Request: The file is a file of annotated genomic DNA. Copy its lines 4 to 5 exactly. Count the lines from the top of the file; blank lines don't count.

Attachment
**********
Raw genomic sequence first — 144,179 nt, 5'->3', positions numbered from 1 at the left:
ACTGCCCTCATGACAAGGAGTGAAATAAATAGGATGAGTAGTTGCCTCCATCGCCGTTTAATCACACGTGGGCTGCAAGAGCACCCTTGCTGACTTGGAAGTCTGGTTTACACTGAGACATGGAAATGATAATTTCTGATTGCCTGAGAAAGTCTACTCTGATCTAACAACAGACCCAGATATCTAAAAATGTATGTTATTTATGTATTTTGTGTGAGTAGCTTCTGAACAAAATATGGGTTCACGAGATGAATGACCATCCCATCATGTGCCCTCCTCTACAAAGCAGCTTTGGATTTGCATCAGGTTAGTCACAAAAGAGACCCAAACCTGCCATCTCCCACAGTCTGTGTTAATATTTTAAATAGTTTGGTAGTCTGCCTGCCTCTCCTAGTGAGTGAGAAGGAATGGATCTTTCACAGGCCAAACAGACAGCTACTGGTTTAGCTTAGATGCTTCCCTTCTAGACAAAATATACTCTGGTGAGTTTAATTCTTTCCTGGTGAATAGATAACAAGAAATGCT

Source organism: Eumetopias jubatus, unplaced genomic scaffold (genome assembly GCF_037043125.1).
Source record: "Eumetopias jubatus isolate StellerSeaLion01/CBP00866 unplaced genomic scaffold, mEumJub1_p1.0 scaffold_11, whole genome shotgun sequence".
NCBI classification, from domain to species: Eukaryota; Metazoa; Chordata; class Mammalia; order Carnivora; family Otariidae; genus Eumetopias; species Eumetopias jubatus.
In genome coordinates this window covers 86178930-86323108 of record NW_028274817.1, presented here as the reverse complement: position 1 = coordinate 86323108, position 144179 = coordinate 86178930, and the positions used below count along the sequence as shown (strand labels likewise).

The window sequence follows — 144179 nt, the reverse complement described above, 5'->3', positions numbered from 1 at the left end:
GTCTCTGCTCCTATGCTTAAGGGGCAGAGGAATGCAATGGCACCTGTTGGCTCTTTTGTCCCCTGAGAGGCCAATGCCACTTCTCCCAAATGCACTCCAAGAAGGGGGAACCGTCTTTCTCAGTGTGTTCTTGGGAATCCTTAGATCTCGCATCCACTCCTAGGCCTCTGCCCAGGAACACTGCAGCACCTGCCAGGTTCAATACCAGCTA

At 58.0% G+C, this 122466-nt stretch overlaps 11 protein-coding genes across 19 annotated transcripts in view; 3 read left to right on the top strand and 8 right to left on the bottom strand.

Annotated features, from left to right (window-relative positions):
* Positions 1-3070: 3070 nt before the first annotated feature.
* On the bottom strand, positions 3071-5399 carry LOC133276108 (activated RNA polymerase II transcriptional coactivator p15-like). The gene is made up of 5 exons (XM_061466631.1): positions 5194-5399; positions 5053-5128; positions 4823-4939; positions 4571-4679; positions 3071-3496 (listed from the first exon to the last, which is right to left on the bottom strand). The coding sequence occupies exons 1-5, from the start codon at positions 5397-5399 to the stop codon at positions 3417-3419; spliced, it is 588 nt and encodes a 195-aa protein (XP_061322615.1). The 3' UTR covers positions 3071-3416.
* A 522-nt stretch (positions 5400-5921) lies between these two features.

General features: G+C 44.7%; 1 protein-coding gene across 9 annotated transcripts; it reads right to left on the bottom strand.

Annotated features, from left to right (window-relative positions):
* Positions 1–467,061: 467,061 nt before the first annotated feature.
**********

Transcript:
Source record: "Eumetopias jubatus isolate StellerSeaLion01/CBP00866 unplaced genomic scaffold, mEumJub1_p1.0 scaffold_11, whole genome shotgun sequence".
NCBI classification, from domain to species: Eukaryota; Metazoa; Chordata; class Mammalia; order Carnivora; family Otariidae; genus Eumetopias; species Eumetopias jubatus.